My Relationship with Rowing
It’s fair to say that this past year has proved different to all others. As we move past the year anniversary of the first lockdown, I often find myself thinking the good and the bad that has come with it, usually sat, paddling through the meters on the rowing machine. Many of my friends, family and colleagues have struggled deeply through the isolation. It seems like the sudden societal change managed to expose a lot of problems and issues which were otherwise hidden or ignored. In truth I have been lucky. In my immediate family no one has lost their job, my brother made it safely back from Italy and any cases of covid within the family has been mild. In the first lockdown my Dad described the time spent with the family as borrowed, I’m the youngest of three and the last left at university, it was unlikely I was going to spend any extended period of time with my siblings without lockdown.
Like my Dad I find myself being unusually thankful for things previously taken for granted. Most surprisingly I found myself enjoying training more than I ever had. My relationship with my own training is complicated at best. I have struggled at school with ridiculous expectations I had set for myself leading to misery every time I had to sit on an erg because what I expected of myself wasn't attainable and I struggled due to getting worked up about my percieved 'failures'. I grew to really hate the rowing machine, and nearly quit the sport. I did however return to coach, spending my last year at school assisting with logistics and teaching young scullers to row.
When I came to Uni I was drawn back to the sport yet again. I found rowing on the wide and open Tay an intoxicating remedy to life in halls. Joining the boat club at Dundee led to a return to coaching for myself and a reluctant return to the erg. This time the machine felt like a necessary evil, one I owed to achieve time on the water. This I feel is a relationship shared by most rowers, putting up with the thing. I’m ashamed to admit that coming to a club where my erg score was top again with little training was a huge contributing factor to my willingness to do the work.
I found Dundee rowing hugely refreshing and buried myself in the club, doing my best to get in committees way in the process. My second year in the club found me in the position of Men’s Captain. In this capacity the erg became a nemesis. I didn’t feel able to prescribe training that I was not myself, willing to do. At times, my motivation won out, and occasionally the rowing machine beat me.
My point in talking about all this is that it has taken me until my penultimate year of university and lockdown to appreciate the ergometer. I’m sure that pushing myself to vomiting on a 2k (when I work up the courage) will still prove unpleasant, but the machine itself is so fundamental to my time in rowing and the pleasure I have gathered from it. looking back on every erg piece once I was sat on the machine all fears would leave, I simply had to give my best on that day and move on. There is even pleasure to be derived form the relief for completing an erg piece that has loomed over me during the day.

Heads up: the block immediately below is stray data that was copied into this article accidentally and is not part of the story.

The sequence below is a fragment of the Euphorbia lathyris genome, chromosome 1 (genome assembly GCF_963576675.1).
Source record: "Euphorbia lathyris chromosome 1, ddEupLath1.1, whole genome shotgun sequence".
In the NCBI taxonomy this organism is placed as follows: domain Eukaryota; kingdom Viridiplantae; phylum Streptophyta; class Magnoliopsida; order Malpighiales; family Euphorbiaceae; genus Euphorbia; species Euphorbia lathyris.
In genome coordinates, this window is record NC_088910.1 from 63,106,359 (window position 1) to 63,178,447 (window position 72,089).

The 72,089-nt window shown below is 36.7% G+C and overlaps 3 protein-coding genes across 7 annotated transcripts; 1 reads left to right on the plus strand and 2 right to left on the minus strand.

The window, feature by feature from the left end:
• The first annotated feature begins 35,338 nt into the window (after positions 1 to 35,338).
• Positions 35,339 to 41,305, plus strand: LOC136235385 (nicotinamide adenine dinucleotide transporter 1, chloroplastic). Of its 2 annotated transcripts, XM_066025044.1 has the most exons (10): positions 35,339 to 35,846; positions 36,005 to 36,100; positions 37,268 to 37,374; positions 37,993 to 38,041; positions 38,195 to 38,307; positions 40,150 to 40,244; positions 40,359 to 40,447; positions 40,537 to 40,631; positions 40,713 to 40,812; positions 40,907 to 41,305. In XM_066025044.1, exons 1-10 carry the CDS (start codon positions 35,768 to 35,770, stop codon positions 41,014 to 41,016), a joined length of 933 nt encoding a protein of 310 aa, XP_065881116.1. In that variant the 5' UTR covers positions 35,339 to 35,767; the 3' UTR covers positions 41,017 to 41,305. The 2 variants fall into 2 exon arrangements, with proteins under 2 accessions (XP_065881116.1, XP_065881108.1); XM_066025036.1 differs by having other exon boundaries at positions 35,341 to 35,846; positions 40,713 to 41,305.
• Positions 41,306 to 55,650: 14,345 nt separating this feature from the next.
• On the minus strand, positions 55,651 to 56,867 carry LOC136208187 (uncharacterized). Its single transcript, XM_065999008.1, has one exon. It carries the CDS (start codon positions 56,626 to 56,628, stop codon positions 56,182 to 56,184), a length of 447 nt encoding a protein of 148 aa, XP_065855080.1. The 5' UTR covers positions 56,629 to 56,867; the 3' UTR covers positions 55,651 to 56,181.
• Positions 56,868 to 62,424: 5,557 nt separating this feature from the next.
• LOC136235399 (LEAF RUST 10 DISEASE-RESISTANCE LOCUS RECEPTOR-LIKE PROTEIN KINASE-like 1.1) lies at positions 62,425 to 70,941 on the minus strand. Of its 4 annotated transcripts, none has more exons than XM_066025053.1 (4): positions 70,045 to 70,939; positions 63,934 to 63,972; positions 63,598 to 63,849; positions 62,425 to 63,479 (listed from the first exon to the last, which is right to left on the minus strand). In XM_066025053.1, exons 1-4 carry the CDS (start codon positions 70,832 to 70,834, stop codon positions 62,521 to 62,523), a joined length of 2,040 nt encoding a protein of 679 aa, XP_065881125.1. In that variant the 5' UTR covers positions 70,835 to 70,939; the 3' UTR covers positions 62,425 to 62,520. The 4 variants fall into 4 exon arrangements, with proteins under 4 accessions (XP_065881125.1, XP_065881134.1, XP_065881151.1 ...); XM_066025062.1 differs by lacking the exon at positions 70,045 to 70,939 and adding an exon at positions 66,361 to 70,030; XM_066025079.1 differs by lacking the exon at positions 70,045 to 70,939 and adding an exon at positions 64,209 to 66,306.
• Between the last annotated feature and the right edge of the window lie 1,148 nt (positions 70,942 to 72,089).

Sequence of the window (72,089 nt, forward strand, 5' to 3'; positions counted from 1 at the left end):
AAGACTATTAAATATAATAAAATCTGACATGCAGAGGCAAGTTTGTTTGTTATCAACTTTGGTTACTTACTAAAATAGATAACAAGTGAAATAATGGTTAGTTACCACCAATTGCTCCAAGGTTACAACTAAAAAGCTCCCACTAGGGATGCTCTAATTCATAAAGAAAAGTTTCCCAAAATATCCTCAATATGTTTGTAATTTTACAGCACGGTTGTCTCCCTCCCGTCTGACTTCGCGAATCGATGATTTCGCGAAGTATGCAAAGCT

In lockdown I found myself drawn back to the rowing machine, my families old model E. doing steady long pieces in the garden became a great pleasure, getting distracted by passing birds and finding my split creep up. Getting frustrated with the high splits and deriving a great pleasure from seeing them drop down day by day. Everyone’s dislike of the rowing machine doesn’t derive from the thing itself but from the pressure around it, with some people thriving and some collapsing under it. I many cases its probably both. No one likes coming out poorly in a comparison, and the rowing machine is the most basic way to compare people in a rowing setting. I think lockdown is a good a time as any to correct bad habits and question poor relationships (particularly with inanimate objects).
I’ve decided I’m thankful for the erg, an odd thing to say but a fair one. It’s kept me one step closer to getting out on the water and one step further away unhappiness. If someone had told me that two years ago that I would write what is effectively a rambling love letter about the rowing machine I would have laughed. But I suppose that is what borrowed time and a new perspective will do.